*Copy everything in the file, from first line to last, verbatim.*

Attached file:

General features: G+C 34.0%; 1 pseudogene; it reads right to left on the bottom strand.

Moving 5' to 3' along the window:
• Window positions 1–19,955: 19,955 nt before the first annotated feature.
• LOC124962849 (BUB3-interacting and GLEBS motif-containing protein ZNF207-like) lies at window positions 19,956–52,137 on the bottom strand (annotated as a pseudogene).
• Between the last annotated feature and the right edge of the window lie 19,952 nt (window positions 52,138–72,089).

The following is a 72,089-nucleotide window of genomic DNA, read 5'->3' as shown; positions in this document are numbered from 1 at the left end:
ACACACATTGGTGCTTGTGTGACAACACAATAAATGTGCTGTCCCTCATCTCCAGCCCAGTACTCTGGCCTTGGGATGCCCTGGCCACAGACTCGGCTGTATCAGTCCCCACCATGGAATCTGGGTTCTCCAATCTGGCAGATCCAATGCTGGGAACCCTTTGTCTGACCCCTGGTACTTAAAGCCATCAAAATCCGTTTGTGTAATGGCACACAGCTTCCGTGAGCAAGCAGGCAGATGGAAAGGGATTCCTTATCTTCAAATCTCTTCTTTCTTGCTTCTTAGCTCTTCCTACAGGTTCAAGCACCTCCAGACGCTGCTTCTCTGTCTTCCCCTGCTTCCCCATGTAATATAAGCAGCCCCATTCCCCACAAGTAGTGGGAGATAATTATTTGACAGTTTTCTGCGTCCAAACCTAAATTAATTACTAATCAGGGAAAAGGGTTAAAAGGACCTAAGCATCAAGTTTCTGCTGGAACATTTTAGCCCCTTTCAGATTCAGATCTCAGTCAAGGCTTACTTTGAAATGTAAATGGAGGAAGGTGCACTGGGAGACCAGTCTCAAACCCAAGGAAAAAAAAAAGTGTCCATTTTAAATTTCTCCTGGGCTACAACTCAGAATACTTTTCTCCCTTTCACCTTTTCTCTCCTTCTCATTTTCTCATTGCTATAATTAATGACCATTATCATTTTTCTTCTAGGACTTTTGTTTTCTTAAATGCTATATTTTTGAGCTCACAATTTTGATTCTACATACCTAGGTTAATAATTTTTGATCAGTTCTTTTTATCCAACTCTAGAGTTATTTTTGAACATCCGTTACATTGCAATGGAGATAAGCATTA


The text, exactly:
General features: G+C 34.0%; 1 pseudogene; it reads right to left on the bottom strand.

Moving 5' to 3' along the window:
• Window positions 1–19,955: 19,955 nt before the first annotated feature.
• LOC124962849 (BUB3-interacting and GLEBS motif-containing protein ZNF207-like) lies at window positions 19,956–52,137 on the bottom strand (annotated as a pseudogene).
• Between the last annotated feature and the right edge of the window lie 19,952 nt (window positions 52,138–72,089).

The following is a 72,089-nucleotide window of genomic DNA, read 5'->3' as shown; positions in this document are numbered from 1 at the left end:
ACACACATTGGTGCTTGTGTGACAACACAATAAATGTGCTGTCCCTCATCTCCAGCCCAGTACTCTGGCCTTGGGATGCCCTGGCCACAGACTCGGCTGTATCAGTCCCCACCATGGAATCTGGGTTCTCCAATCTGGCAGATCCAATGCTGGGAACCCTTTGTCTGACCCCTGGTACTTAAAGCCATCAAAATCCGTTTGTGTAATGGCACACAGCTTCCGTGAGCAAGCAGGCAGATGGAAAGGGATTCCTTATCTTCAAATCTCTTCTTTCTTGCTTCTTAGCTCTTCCTACAGGTTCAAGCACCTCCAGACGCTGCTTCTCTGTCTTCCCCTGCTTCCCCATGTAATATAAGCAGCCCCATTCCCCACAAGTAGTGGGAGATAATTATTTGACAGTTTTCTGCGTCCAAACCTAAATTAATTACTAATCAGGGAAAAGGGTTAAAAGGACCTAAGCATCAAGTTTCTGCTGGAACATTTTAGCCCCTTTCAGATTCAGATCTCAGTCAAGGCTTACTTTGAAATGTAAATGGAGGAAGGTGCACTGGGAGACCAGTCTCAAACCCAAGGAAAAAAAAAAGTGTCCATTTTAAATTTCTCCTGGGCTACAACTCAGAATACTTTTCTCCCTTTCACCTTTTCTCTCCTTCTCATTTTCTCATTGCTATAATTAATGACCATTATCATTTTTCTTCTAGGACTTTTGTTTTCTTAAATGCTATATTTTTGAGCTCACAATTTTGATTCTACATACCTAGGTTAATAATTTTTGATCAGTTCTTTTTATCCAACTCTAGAGTTATTTTTGAACATCCGTTACATTGCAATGGAGATAAGCATTA